Brian Wood's DMZ, vol 11: a long tale nears its worthy conclusion

By Cory Doctorow

Free States Rising is the 11th (and penultimate) collection of Brian Wood's masterful (anti-)war comic, DMZ. Wood has spent the past half-decade spinning this tightly plotted, gripping, and sardonic adventure story about a second American civil war fought in Manhattan, told from the point-of-view of Matty Roth, a reporter who becomes part of the story. DMZ is a textbook example of how science fiction can provide just enough distance between the real world and the reader to allow for a critique that is trenchant, but never strident. So here in volume 11, we have drone-wars, austerity, conspiracy and crass media manipulation, and it's all allegorical as hell, but since none of it constitutes an actual accusation about the actual world with its actual wars, it's possible to consider it all at arm's length and realize a) how profoundly screwed up Wood's world is, and b) how like our own it is.

If you've been following DMZ for all these years, volume 11 will not disappoint, as Wood crashes towards what promises to be a tremendous finish. This volume also contains a two-part short prequel to the series, explaining something of the origin of the "Free States Army," one of the factions in the DMZ story. Here's my reviews of the previous volumes.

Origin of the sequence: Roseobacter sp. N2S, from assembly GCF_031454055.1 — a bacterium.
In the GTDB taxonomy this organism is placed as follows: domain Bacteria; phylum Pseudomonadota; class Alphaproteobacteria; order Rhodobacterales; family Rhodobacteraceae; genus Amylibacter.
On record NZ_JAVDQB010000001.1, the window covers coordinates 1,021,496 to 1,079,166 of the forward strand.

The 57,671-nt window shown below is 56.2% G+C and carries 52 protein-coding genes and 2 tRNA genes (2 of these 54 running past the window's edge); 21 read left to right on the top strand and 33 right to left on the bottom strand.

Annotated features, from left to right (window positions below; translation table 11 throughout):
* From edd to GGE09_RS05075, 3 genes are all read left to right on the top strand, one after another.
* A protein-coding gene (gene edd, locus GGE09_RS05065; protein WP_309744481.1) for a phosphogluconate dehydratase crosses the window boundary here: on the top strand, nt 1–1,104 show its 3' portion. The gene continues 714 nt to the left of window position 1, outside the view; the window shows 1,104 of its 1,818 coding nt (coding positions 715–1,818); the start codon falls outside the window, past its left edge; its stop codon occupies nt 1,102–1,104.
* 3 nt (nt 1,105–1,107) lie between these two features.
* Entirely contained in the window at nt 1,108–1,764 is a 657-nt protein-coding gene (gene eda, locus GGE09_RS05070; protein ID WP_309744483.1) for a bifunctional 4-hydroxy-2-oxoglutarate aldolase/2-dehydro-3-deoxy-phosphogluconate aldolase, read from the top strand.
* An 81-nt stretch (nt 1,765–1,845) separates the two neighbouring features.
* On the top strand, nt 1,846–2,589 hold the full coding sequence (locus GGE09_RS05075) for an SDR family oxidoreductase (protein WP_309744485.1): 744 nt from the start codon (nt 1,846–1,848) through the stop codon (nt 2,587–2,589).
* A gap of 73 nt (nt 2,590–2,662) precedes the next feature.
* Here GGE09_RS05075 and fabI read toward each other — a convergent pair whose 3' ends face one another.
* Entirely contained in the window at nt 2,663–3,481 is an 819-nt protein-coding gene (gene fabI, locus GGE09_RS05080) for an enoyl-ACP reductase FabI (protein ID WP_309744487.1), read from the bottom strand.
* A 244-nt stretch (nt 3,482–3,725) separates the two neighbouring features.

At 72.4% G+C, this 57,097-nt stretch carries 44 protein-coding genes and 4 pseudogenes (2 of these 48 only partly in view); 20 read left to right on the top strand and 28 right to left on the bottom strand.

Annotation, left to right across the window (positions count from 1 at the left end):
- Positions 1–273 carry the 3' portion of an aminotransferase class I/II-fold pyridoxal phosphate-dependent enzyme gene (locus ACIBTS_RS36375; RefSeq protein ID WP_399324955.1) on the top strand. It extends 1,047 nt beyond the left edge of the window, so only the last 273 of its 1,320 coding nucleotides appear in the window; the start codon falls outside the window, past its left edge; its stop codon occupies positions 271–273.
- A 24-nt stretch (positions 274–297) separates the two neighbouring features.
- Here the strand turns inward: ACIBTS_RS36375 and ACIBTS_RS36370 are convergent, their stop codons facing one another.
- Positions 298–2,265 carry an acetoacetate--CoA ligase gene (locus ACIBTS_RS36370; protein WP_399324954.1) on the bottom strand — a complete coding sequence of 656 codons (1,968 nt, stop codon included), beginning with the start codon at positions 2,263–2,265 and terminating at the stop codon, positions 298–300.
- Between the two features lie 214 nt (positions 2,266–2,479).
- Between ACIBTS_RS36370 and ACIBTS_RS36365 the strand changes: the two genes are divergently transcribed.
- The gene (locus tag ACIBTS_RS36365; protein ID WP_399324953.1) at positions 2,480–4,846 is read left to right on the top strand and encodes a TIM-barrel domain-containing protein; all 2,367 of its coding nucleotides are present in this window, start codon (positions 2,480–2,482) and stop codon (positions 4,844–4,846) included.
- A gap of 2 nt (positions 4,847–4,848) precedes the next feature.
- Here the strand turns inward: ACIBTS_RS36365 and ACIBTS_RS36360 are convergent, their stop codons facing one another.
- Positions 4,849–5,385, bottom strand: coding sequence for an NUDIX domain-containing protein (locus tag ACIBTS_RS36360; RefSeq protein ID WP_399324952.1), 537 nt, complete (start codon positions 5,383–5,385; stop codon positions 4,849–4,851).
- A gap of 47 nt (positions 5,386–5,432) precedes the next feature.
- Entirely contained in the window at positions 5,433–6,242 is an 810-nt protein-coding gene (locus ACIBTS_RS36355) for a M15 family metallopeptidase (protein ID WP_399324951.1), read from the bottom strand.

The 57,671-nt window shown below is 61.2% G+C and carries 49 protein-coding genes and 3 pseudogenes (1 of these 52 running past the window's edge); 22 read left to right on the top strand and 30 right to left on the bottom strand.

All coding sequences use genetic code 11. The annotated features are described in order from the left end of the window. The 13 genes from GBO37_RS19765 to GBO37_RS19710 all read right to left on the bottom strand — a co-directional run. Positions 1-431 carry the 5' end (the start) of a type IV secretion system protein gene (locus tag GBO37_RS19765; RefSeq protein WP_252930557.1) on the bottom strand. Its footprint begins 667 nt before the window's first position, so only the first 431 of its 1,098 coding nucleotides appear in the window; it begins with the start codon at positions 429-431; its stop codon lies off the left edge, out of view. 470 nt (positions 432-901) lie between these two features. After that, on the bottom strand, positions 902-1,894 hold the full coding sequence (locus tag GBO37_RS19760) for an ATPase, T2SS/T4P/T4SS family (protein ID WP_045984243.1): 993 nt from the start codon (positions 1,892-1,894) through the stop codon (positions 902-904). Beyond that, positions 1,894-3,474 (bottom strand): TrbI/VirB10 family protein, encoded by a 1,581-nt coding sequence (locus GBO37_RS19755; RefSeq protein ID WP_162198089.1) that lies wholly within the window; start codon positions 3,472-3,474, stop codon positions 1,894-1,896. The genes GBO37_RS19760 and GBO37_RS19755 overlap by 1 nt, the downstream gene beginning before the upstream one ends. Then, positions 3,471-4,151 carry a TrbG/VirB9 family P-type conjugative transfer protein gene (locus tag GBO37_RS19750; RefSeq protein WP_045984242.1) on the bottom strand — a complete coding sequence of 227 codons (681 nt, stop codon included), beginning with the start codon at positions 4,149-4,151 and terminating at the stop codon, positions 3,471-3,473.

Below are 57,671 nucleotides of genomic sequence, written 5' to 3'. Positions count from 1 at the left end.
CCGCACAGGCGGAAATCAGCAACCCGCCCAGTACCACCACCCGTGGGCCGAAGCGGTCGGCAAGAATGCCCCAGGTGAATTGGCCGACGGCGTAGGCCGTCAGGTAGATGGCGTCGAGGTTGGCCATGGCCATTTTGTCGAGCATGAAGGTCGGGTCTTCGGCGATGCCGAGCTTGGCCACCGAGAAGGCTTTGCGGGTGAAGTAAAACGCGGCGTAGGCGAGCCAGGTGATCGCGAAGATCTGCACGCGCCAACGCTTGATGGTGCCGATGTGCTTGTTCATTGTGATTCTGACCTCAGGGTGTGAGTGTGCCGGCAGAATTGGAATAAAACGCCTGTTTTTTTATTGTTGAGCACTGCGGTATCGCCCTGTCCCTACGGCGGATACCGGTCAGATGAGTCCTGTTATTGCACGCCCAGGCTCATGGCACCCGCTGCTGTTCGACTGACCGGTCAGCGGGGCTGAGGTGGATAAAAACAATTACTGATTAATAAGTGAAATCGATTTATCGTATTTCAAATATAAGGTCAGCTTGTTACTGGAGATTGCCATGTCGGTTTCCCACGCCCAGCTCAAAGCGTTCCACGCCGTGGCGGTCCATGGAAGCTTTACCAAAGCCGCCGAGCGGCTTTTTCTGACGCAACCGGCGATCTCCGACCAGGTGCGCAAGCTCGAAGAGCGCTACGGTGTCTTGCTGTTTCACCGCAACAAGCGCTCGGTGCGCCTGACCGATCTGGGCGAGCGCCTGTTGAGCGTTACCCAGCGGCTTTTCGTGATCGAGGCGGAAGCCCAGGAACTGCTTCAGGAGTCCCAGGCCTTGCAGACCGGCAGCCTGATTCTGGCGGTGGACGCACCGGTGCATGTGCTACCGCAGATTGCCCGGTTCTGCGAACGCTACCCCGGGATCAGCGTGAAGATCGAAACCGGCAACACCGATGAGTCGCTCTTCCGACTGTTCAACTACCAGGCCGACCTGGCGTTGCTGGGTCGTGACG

DMZ Vol. 11: Free States Rising

Published 6:00 am Thu, Apr 5, 2012

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About the Author

I write books. My latest are: a YA graphic novel called In Real Life (with Jen Wang); a nonfiction book about the arts and the Internet called Information Doesn't Want to Be Free: Laws for the Internet Age (with introductions by Neil Gaiman and Amanda Palmer) and a YA science fiction novel called Homeland (it's the sequel to Little Brother). I speak all over the place and I tweet and tumble, too.

2 Responses to “Brian Wood's DMZ, vol 11: a long tale nears its worthy conclusion”

  1. sabeke says:

    Wood’s DMZ is awesome.  I’ve been a faithful reader since you recommended Vol. 1–thanks Cory.

    The scary/sad thing is that the U.S. has edged closer not further to Wood’s vision since Vol. 1 came out back in 2006.

  2. Thad Boyd says:

    I quit reading the series somewhere around #50 — while I appreciate Wood’s willingness to take a risk and turn Matty into a fairly unlikable character, it made the book harder for me to enjoy, and even as the situation on the ground kept changing it felt like he was still spinning the same wheels.

    I still definitely consider myself a Brian Wood fan, and I’m quite enjoying his Conan (with artist Becky Cloonan, which gives me the opportunity to use the phrase “Cloonan Conan”) so far.